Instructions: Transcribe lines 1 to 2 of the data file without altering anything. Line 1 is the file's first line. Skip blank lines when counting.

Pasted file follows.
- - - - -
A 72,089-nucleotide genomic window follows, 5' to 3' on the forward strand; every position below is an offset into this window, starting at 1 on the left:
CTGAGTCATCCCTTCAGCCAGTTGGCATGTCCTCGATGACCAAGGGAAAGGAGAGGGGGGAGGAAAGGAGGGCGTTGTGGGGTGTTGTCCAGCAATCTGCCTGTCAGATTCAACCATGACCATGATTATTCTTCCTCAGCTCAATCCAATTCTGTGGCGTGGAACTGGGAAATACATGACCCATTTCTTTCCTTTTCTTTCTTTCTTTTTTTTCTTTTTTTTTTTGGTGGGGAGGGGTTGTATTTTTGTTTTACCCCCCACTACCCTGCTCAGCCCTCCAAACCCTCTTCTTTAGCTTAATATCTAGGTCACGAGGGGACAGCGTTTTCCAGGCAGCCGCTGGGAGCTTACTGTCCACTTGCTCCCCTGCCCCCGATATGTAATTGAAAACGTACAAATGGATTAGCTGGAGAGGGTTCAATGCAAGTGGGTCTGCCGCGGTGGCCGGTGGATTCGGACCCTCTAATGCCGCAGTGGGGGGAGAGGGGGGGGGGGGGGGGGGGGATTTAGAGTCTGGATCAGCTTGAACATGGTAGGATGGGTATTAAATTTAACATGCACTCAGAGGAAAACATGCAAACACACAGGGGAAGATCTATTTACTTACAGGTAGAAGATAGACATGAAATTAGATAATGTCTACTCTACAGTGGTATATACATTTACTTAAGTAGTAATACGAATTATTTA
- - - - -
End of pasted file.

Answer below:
A 72,089-nucleotide genomic window follows, 5' to 3' on the forward strand; every position below is an offset into this window, starting at 1 on the left:
CTGAGTCATCCCTTCAGCCAGTTGGCATGTCCTCGATGACCAAGGGAAAGGAGAGGGGGGAGGAAAGGAGGGCGTTGTGGGGTGTTGTCCAGCAATCTGCCTGTCAGATTCAACCATGACCATGATTATTCTTCCTCAGCTCAATCCAATTCTGTGGCGTGGAACTGGGAAATACATGACCCATTTCTTTCCTTTTCTTTCTTTCTTTTTTTTCTTTTTTTTTTTGGTGGGGAGGGGTTGTATTTTTGTTTTACCCCCCACTACCCTGCTCAGCCCTCCAAACCCTCTTCTTTAGCTTAATATCTAGGTCACGAGGGGACAGCGTTTTCCAGGCAGCCGCTGGGAGCTTACTGTCCACTTGCTCCCCTGCCCCCGATATGTAATTGAAAACGTACAAATGGATTAGCTGGAGAGGGTTCAATGCAAGTGGGTCTGCCGCGGTGGCCGGTGGATTCGGACCCTCTAATGCCGCAGTGGGGGGAGAGGGGGGGGGGGGGGGGGGGGATTTAGAGTCTGGATCAGCTTGAACATGGTAGGATGGGTATTAAATTTAACATGCACTCAGAGGAAAACATGCAAACACACAGGGGAAGATCTATTTACTTACAGGTAGAAGATAGACATGAAATTAGATAATGTCTACTCTACAGTGGTATATACATTTACTTAAGTAGTAATACGAATTATTTA